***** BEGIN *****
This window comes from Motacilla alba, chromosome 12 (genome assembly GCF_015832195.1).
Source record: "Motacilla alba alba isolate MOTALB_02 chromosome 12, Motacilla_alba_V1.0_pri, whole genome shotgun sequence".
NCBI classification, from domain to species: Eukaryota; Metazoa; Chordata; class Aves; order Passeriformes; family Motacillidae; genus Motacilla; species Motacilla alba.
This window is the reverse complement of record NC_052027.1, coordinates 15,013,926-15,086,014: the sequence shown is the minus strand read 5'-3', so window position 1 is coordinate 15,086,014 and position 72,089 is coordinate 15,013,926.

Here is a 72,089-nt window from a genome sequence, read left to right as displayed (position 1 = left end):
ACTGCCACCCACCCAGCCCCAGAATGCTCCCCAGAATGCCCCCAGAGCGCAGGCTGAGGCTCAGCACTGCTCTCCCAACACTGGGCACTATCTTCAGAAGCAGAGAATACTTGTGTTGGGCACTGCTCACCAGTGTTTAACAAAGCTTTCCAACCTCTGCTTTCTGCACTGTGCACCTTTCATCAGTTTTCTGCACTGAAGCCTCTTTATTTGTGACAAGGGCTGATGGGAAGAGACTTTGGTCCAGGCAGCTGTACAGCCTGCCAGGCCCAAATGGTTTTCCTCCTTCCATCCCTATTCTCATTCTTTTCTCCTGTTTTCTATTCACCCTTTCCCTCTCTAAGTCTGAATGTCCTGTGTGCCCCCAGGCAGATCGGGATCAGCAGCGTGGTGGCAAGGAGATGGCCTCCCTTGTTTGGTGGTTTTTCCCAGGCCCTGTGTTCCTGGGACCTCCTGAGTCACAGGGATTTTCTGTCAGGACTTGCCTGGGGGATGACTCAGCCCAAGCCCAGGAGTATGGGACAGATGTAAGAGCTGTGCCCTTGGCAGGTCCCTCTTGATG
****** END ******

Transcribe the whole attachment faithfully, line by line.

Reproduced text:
This window comes from Motacilla alba, chromosome 12 (genome assembly GCF_015832195.1).
Source record: "Motacilla alba alba isolate MOTALB_02 chromosome 12, Motacilla_alba_V1.0_pri, whole genome shotgun sequence".
NCBI classification, from domain to species: Eukaryota; Metazoa; Chordata; class Aves; order Passeriformes; family Motacillidae; genus Motacilla; species Motacilla alba.
This window is the reverse complement of record NC_052027.1, coordinates 15,013,926-15,086,014: the sequence shown is the minus strand read 5'-3', so window position 1 is coordinate 15,086,014 and position 72,089 is coordinate 15,013,926.

Here is a 72,089-nt window from a genome sequence, read left to right as displayed (position 1 = left end):
ACTGCCACCCACCCAGCCCCAGAATGCTCCCCAGAATGCCCCCAGAGCGCAGGCTGAGGCTCAGCACTGCTCTCCCAACACTGGGCACTATCTTCAGAAGCAGAGAATACTTGTGTTGGGCACTGCTCACCAGTGTTTAACAAAGCTTTCCAACCTCTGCTTTCTGCACTGTGCACCTTTCATCAGTTTTCTGCACTGAAGCCTCTTTATTTGTGACAAGGGCTGATGGGAAGAGACTTTGGTCCAGGCAGCTGTACAGCCTGCCAGGCCCAAATGGTTTTCCTCCTTCCATCCCTATTCTCATTCTTTTCTCCTGTTTTCTATTCACCCTTTCCCTCTCTAAGTCTGAATGTCCTGTGTGCCCCCAGGCAGATCGGGATCAGCAGCGTGGTGGCAAGGAGATGGCCTCCCTTGTTTGGTGGTTTTTCCCAGGCCCTGTGTTCCTGGGACCTCCTGAGTCACAGGGATTTTCTGTCAGGACTTGCCTGGGGGATGACTCAGCCCAAGCCCAGGAGTATGGGACAGATGTAAGAGCTGTGCCCTTGGCAGGTCCCTCTTGATG